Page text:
Greg Shepherd: With Brexit, the PRA has quite a lot to do. Also, annual model change applications present quite a heavy workload. But we have seen some activity in other areas – things like market-turning events and cyber – which is obviously a good thing as these are risk management focused.

Michael Hosking: The focus is now on underwriting, pricing and reserving practices, which is sensible given the soft market. There is also a focus on the fundamental business models of insurers.

Having said that, Solvency II is so over-arching that a lot of the components are essentially just refinements or enhancements in elements of the Solvency II framework. For example, the remuneration requirements, the Senior Insurance Managers’ Regime, and the cyber risk framework updates.

Brexit planning

Chris Cundy: As a risk function, what have you been doing to help your firm respond to Brexit? 

Mark Chaplin: Overall, Brexit has no significant operational impact on Aviva as our European subsidiaries are incorporated and regulated locally and principally trade in their local market. 

Our risk function led the preparation activity and leads the programme of activity to implement our Brexit solutions. We did all the preparatory work in terms of scenario planning, the no-regrets actions we would take in advance of the referendum, and an idea of the course we would take post referendum.

Now, we are de-branching our Irish businesses, establishing Irish entities and securing authorisations and Part VII transfers, as well as looking at other related risks that may be relevant – data transfers into and out of the EU, for example. 

Chris Cundy: Will your plans continue regardless of the outcome of the Brexit negotiations?

Mark Chaplin: Michael HoskingWe would love for there to be a more appropriate transition arrangement. We branched the Irish business for a reason – it is more efficient that way – so we would have liked to avoid changing that. 

However, if you work backwards from when Brexit will happen, and think about all the authorisations we need in that time, we cannot wait for the outcome of the negotiations. Obviously, if things change, then we will look at it again, but I remain sceptical that we will get sufficient clarity over the outcome in the timescale that would allow us to pursue a different course.

Michael Hosking: Whether you are an early or late mover, you are going to have to take some level of risk, because things will not have settled down by the time you need to get applications in for new structures.

Greg Shepherd: We are applying to establish an insurance company in Germany using Brexit as an opportunity to make a strategic play into Europe. Obviously, there is an overhead in establishing the entity, and it increases complexity, but we see it as an opportunity.

Implications of Brexit

Chris Cundy: Following Brexit, would you welcome a more relaxed interpretation of Solvency II? What changes do you think the UK should be pushing for?

Mark Chaplin: There are some things that need to change, the most critical being the risk margin. We would also welcome more flexibility on matching adjustment eligibility and a reduced reporting burden. However, whether or not we will see a divergence from Solvency II in the UK is hard to predict without knowing the shape that Brexit might take.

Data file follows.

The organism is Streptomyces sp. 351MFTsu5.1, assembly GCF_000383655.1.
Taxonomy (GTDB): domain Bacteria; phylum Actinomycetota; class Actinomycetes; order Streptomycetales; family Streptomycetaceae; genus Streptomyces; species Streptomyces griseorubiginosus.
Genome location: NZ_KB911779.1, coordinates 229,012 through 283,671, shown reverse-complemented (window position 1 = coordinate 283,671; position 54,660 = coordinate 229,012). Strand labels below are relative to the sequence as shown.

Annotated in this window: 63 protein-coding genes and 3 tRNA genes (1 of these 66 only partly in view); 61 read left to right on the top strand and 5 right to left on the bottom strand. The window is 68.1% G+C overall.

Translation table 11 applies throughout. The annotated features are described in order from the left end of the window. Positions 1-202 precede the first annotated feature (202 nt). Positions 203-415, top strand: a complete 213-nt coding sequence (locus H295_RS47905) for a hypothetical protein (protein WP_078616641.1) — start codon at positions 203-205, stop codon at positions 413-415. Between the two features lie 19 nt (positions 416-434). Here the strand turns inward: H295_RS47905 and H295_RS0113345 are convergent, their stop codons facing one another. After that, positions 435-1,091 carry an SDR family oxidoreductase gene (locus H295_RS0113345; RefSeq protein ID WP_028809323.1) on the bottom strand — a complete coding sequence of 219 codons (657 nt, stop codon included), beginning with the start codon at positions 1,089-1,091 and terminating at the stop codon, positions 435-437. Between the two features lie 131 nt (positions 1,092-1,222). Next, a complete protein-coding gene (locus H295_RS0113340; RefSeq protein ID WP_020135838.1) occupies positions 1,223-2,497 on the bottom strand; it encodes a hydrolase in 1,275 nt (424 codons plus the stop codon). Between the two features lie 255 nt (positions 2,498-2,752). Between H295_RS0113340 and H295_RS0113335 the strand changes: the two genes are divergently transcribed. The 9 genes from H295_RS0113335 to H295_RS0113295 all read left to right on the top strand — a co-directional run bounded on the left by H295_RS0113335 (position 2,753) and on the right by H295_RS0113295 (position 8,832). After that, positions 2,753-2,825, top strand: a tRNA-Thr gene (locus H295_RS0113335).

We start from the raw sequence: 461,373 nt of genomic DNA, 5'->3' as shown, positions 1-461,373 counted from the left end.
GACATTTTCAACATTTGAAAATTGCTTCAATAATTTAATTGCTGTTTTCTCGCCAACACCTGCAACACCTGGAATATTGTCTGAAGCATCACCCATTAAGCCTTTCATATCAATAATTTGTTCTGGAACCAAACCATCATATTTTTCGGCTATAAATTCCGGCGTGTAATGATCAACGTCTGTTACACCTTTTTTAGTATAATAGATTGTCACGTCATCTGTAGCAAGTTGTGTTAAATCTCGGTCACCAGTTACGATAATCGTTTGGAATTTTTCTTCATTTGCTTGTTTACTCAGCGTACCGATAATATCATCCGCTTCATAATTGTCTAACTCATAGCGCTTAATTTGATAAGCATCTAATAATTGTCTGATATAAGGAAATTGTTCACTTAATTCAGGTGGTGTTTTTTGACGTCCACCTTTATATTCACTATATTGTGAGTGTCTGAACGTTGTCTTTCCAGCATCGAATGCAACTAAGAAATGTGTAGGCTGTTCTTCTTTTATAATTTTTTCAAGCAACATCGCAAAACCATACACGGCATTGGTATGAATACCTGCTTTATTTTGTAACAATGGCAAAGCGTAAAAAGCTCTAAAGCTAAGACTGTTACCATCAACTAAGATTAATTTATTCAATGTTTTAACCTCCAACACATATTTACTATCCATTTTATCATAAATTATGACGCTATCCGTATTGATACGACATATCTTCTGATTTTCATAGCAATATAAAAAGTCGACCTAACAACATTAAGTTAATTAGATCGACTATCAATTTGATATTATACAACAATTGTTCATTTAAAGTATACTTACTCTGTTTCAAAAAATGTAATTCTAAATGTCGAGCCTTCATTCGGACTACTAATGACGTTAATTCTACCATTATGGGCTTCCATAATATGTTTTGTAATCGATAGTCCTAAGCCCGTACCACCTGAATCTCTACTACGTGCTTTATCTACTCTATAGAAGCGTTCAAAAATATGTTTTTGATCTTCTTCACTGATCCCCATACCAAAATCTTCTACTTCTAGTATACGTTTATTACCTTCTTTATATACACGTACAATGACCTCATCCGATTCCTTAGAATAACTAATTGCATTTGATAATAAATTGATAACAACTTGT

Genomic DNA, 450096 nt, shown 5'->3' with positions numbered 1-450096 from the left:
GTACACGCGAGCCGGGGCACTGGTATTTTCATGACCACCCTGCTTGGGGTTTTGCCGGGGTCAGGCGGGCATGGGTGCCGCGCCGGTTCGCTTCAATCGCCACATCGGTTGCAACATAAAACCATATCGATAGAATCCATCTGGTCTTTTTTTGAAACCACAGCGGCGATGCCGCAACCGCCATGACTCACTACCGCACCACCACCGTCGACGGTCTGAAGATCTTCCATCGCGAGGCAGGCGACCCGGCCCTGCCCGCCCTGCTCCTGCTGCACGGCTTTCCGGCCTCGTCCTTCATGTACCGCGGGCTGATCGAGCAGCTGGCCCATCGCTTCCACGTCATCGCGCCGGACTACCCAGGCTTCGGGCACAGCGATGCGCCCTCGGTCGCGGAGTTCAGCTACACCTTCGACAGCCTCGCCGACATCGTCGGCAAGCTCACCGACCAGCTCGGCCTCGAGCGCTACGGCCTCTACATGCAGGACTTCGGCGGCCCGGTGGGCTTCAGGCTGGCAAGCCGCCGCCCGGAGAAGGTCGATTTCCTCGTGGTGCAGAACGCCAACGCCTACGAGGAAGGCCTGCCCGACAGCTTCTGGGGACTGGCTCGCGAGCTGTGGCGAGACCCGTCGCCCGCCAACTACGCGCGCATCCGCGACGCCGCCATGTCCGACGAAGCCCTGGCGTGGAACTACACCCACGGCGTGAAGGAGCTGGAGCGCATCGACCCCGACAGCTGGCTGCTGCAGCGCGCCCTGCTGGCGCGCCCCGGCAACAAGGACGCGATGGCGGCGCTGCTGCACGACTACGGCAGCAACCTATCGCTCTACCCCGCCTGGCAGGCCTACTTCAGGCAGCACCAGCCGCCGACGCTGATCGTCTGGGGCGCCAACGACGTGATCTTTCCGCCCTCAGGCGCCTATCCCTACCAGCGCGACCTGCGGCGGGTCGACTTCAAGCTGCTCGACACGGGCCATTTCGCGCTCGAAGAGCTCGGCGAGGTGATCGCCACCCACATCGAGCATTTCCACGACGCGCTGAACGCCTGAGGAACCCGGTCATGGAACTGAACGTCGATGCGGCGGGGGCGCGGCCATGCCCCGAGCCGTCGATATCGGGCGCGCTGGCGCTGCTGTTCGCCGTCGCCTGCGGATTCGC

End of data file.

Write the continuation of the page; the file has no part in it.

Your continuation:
Michael Hosking: The UK regulators drove a lot of the requirements in Solvency II so it would be odd for them to retract from the core concepts. But if they could change anything, it should be the application, as opposed to the rules and requirements: Solvency II should adapt more to the risk profile of the company.

Greg Shepherd: In light of the enormous investment by the industry over a period of years, I would not support a massive revision. However, some focus on individual areas would be welcome.

Risk culture

Chris Cundy: The risk culture of insurers has received a lot of attention in recent years. Is work continuing in that area? 

Mark Chaplin: Culture generally is receiving a lot of attention. Aviva has set its stall out as being a 321-year-old disruptor; that requires a change in the way you think and behave in the business. Associated with that, from a risk perspective, is more distributed decision-making and more agile operations. We are seeking to have the positive attributes of a fintech company, despite having 30,000 employees.

Particularly with the distributed decision-making, you need to weave in a strong element of risk-aware culture. But it is broader than just saying it is a risk culture. It is a customer-focused culture. 

Greg Shepherd: Having a good culture throughout the organisation can be more challenging in a geographically diverse business. Measuring risk culture is not that easy, but we produced a report on risk culture to our risk committee earlier this year.

Michael Hosking: We complete regular risk culture reviews. These generally address whether people are comfortable in their role? Do they understand what processes are most important? Do they understand what developments and which enhancements are most important?

It is important to understand if people understand their role and responsibilities, if communication channels are open, and if there are any gaps in the control framework. The output tends to be a qualitative report as opposed to a quantitative dashboard. 

Part two of this roundtable can be read here